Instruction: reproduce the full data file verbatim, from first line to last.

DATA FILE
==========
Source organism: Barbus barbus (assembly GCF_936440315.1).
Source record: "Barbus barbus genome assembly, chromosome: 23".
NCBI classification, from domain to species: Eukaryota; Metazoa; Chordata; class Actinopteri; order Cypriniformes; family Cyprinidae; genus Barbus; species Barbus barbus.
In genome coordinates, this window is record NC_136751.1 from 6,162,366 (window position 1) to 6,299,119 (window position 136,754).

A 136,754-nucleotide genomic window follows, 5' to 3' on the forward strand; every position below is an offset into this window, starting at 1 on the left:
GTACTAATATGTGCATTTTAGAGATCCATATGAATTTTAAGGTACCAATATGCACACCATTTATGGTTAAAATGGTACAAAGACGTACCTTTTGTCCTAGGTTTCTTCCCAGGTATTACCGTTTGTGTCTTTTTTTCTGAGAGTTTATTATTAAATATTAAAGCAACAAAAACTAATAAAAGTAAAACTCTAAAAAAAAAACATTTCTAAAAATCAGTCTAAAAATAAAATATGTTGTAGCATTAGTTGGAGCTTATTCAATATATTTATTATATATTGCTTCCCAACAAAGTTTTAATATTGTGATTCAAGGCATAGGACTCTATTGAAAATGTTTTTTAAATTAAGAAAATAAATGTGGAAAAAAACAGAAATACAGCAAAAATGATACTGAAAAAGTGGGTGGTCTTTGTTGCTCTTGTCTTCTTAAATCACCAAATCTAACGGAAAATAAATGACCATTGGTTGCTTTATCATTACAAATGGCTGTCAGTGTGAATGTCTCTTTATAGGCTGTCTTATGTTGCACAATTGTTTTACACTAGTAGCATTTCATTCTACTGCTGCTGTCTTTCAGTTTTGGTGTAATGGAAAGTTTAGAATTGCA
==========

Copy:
Source organism: Barbus barbus (assembly GCF_936440315.1).
Source record: "Barbus barbus genome assembly, chromosome: 23".
NCBI classification, from domain to species: Eukaryota; Metazoa; Chordata; class Actinopteri; order Cypriniformes; family Cyprinidae; genus Barbus; species Barbus barbus.
In genome coordinates, this window is record NC_136751.1 from 6,162,366 (window position 1) to 6,299,119 (window position 136,754).

A 136,754-nucleotide genomic window follows, 5' to 3' on the forward strand; every position below is an offset into this window, starting at 1 on the left:
GTACTAATATGTGCATTTTAGAGATCCATATGAATTTTAAGGTACCAATATGCACACCATTTATGGTTAAAATGGTACAAAGACGTACCTTTTGTCCTAGGTTTCTTCCCAGGTATTACCGTTTGTGTCTTTTTTTCTGAGAGTTTATTATTAAATATTAAAGCAACAAAAACTAATAAAAGTAAAACTCTAAAAAAAAAACATTTCTAAAAATCAGTCTAAAAATAAAATATGTTGTAGCATTAGTTGGAGCTTATTCAATATATTTATTATATATTGCTTCCCAACAAAGTTTTAATATTGTGATTCAAGGCATAGGACTCTATTGAAAATGTTTTTTAAATTAAGAAAATAAATGTGGAAAAAAACAGAAATACAGCAAAAATGATACTGAAAAAGTGGGTGGTCTTTGTTGCTCTTGTCTTCTTAAATCACCAAATCTAACGGAAAATAAATGACCATTGGTTGCTTTATCATTACAAATGGCTGTCAGTGTGAATGTCTCTTTATAGGCTGTCTTATGTTGCACAATTGTTTTACACTAGTAGCATTTCATTCTACTGCTGCTGTCTTTCAGTTTTGGTGTAATGGAAAGTTTAGAATTGCA